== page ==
Is your culture person-dependent or institutionalized?
Almost every week I’m traveling around the country, most frequently by plane. While traveling can sometimes be tiring, it’s also a fascinating time to observe people. Perhaps it’s my natural curiosity, but watching various people respond to the same situation in vastly different ways always gets me thinking. Why the difference? And how can we create more consistency?
Last week I was on two different flights in which I was thankfully upgraded to first class (one of the few perks of flying more than 100,000 miles per year). On the first one, I had an amazing flight attendant. She had this authentic and infectious enthusiasm and you could tell she genuinely loved to serve. She made the effort to learn each person’s name and to call us by our name throughout the flight. She proactively informed each person about their connecting flight gate and schedule. She made it a pleasure to fly.
On the second flight, the flight attendant did the minimum necessary to accomplish the job. When she delivered my ginger ale (I’m a big drinker!) and I said, “Thank you,” she didn’t respond and moved on to the next person. It’s not that she was nasty. It’s just that she portrayed no enthusiasm and did nothing to make it an outstanding experience. I suspect that if she were rated poorly, she’d be surprised and not know would she did wrong. After all, she did everything that was in her job description, exactly as it was prescribed.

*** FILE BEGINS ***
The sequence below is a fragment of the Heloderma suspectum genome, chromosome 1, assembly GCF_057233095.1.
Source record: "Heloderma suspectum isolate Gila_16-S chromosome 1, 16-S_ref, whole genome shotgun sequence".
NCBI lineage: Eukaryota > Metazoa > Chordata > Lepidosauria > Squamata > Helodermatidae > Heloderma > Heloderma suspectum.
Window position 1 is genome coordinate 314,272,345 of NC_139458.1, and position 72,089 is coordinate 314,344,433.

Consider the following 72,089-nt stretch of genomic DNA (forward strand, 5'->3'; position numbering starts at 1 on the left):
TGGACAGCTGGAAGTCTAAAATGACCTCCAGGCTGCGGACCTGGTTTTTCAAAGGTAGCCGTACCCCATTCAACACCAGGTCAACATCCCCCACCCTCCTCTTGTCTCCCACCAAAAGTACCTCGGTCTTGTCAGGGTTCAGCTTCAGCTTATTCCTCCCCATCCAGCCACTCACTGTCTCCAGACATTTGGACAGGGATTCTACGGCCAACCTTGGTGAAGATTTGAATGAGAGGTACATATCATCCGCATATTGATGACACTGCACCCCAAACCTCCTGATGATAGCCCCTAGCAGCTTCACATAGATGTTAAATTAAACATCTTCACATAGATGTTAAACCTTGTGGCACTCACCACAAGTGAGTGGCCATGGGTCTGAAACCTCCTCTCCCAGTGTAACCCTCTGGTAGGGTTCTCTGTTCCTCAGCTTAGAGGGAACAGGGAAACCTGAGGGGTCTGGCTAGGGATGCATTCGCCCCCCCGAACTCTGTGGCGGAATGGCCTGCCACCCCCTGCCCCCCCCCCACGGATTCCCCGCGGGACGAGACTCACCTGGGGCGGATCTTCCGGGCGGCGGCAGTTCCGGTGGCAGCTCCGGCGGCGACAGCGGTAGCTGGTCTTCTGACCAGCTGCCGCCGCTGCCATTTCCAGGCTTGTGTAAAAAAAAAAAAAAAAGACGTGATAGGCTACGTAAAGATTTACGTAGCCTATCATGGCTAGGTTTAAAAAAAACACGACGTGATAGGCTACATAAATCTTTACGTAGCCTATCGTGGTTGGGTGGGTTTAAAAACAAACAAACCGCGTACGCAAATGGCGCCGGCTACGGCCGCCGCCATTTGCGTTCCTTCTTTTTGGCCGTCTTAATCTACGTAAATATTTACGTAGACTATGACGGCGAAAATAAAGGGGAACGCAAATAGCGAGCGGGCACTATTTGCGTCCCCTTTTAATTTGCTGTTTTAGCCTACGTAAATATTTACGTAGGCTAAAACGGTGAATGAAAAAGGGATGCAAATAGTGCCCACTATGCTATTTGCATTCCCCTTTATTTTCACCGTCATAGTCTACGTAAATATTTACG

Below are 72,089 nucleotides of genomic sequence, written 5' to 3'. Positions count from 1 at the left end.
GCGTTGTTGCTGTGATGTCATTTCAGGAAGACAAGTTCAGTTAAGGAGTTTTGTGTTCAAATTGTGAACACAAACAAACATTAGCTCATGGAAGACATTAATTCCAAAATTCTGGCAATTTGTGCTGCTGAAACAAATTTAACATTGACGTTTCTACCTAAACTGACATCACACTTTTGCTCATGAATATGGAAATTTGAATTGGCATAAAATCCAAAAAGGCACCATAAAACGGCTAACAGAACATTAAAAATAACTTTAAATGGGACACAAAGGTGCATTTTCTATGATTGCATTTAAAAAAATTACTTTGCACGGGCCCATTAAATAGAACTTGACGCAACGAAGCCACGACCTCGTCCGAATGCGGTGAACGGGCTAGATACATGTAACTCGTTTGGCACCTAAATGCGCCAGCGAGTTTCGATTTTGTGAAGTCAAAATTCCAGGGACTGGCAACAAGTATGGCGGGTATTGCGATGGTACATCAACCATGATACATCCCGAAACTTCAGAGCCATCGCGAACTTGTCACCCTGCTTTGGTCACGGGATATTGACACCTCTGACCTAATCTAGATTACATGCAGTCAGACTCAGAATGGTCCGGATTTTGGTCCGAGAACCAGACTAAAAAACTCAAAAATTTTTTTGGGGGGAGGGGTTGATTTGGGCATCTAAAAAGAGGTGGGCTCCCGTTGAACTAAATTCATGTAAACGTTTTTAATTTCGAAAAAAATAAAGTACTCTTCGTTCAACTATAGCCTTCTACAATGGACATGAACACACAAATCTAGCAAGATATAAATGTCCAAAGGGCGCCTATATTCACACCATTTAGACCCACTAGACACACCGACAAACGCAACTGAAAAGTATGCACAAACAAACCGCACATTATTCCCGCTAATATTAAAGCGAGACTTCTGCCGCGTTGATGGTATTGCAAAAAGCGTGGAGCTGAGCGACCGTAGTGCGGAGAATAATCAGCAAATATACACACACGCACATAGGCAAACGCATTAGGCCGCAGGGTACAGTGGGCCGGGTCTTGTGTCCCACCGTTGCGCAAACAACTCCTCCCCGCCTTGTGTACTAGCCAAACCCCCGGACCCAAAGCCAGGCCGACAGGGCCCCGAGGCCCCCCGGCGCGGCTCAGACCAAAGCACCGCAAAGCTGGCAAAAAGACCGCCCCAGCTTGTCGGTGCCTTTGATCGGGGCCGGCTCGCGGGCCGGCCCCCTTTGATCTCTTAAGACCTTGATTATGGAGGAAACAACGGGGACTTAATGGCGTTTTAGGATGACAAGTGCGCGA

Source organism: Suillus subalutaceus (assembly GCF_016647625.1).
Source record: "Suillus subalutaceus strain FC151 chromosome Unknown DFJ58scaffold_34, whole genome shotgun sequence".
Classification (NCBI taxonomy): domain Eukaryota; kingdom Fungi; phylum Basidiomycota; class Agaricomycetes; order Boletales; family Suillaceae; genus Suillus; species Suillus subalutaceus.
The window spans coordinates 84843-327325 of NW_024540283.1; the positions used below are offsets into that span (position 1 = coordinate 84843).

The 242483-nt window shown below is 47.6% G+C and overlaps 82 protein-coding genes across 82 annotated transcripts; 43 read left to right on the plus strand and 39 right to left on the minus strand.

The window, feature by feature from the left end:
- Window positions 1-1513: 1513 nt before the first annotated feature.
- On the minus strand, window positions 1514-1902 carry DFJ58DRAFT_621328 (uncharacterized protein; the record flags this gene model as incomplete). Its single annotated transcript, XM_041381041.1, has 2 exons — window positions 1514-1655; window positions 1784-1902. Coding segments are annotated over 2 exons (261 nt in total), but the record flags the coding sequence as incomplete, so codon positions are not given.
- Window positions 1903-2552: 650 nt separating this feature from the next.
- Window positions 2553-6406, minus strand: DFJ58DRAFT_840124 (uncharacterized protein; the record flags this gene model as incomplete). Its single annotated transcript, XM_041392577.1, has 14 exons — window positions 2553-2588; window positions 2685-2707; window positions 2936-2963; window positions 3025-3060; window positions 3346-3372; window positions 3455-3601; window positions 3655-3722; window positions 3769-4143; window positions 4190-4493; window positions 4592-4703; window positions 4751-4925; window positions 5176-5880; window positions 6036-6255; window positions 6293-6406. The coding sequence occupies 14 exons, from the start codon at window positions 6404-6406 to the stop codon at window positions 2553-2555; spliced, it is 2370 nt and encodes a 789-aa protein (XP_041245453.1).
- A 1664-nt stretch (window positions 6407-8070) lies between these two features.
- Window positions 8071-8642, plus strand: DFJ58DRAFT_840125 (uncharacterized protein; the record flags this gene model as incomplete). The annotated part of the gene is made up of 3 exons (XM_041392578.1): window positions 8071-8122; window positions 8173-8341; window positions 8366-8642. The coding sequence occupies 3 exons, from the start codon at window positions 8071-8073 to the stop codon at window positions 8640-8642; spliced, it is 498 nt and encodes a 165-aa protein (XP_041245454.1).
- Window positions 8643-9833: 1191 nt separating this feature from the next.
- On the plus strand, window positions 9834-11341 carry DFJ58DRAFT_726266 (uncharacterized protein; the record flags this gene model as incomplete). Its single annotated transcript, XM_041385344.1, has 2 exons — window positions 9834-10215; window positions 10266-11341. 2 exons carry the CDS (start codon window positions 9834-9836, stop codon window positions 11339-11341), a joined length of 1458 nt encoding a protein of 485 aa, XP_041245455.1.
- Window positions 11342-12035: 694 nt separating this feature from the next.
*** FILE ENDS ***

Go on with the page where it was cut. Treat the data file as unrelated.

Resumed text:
Obviously, the flight attendant on the first flight was far superior and created a much better experience for the passengers. And while that was great, I can’t help but to see this from an organizational perspective. I was lucky to get an outstanding person, but that clearly wasn’t the norm for the airline. How can we make sure that every experience a customer has is outstanding, rather than it being dependent on being lucky enough to get the occasional superstar?
The answer is rooted in your culture, and more specifically, in “institutionalizing” your culture. When I use the word “institutionalizing” your culture, I’m referring to making your culture so pervasive, so ubiquitous, that’s it’s practically in the DNA of your people. It’s just “the way we do things around here.” When a culture is institutionalized, everyone who works in the organization shares a commitment to operating in a particular way. This is what creates that consistency. It’s what ensures that every customer experience is outstanding, rather than it being dependent on the luck of the draw.
As I’ve talked and written about for years, institutionalizing a culture doesn’t happen by accident. It’s an intentional and systematic process, driven from leadership and carried out through all the levels of an organization. It’s what separates world-class organizations from pretty good ones.
If you’d like to learn more about how you can institutionalize your culture to create excellence with greater consistency, just shoot us an email or give us a call. You can also learn much more from my most recent book, Culture by Design.